Neurological History

  • I experience seizures & migraines because of the structure of my brain. This can impact how I see on different days.

My CVI Visual Behaviors

These are specific visual behaviors that the CVI assessment told me about. This is based on things that myself and my mother shared, and what the team saw the day I did the testing.

  • My favorite color, blue, helps to draw my attention visually. I can look at things that have 2-3 different colors.
  • When things move, it helps get my visual attention, especially if it’s out in the room and not very close to me. This might look like someone walking past me in the hallway, or outside an open door. This is not something I can control. I process better when things move gently or slowly instead of quickly.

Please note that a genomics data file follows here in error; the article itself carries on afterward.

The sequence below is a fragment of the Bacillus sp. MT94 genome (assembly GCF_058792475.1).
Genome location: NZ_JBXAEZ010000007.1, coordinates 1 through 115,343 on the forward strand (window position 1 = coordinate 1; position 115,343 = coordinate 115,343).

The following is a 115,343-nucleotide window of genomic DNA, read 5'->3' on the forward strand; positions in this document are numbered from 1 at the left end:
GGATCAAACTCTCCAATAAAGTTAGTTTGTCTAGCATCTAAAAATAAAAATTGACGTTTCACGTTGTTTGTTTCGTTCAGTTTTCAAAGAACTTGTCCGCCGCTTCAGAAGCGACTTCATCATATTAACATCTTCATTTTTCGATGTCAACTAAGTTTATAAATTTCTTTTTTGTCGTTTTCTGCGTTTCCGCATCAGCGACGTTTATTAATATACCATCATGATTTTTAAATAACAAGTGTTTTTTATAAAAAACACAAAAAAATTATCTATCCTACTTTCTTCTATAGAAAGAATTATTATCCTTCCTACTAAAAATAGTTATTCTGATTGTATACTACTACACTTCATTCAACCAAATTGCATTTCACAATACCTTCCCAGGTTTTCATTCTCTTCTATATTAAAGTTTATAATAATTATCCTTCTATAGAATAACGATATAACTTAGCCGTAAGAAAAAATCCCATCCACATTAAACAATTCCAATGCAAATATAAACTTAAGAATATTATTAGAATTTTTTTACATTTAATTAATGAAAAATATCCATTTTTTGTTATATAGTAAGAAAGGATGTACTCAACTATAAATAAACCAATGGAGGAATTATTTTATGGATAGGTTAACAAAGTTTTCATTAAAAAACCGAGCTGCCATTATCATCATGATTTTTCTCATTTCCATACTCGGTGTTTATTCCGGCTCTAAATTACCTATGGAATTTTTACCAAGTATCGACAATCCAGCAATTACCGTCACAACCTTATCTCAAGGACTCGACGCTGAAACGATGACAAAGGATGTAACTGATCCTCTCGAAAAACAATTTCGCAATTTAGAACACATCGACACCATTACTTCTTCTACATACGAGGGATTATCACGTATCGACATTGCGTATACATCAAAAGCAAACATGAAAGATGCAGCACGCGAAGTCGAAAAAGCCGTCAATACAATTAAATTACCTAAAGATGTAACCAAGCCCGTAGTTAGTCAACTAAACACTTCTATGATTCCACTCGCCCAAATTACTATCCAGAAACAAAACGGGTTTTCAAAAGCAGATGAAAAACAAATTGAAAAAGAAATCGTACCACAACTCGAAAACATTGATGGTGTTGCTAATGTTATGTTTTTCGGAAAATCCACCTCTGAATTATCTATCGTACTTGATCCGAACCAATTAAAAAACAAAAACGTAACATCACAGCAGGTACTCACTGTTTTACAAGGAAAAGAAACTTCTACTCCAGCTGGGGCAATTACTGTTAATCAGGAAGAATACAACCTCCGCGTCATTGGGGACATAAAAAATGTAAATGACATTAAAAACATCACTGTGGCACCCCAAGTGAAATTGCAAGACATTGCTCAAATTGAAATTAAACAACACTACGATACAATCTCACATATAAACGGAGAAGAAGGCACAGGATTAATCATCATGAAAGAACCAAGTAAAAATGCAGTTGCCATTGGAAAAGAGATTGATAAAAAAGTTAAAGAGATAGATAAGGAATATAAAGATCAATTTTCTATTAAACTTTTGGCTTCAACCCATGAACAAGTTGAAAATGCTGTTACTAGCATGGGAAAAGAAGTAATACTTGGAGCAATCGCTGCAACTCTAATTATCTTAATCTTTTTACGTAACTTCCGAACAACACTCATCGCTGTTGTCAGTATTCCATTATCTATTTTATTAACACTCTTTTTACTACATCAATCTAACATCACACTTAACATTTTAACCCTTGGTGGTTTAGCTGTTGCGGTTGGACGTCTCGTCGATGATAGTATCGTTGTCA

• Familiar things are easier for me to look at because I don’t have to use my visual energy to figure them out. When I get tired, its harder for me to rely on my eyes as much, and I prefer to rely on my hearing and touch more.
  • My visual field is the whole area in front of me that I have the potential to see. Think of it as a square that moves with me-it has boundaries on both sides, and on the top and bottom. If I want to see past those boundaries, I have to move my head. I sometimes don’t notice things in the bottom part of my visual field. This is why my cane helps me avoid tripping over things or noticing changes on the floor.
  • It’s easier for me to see from my left side, and it can be difficult to use my eyes together to look in the center of my visual field.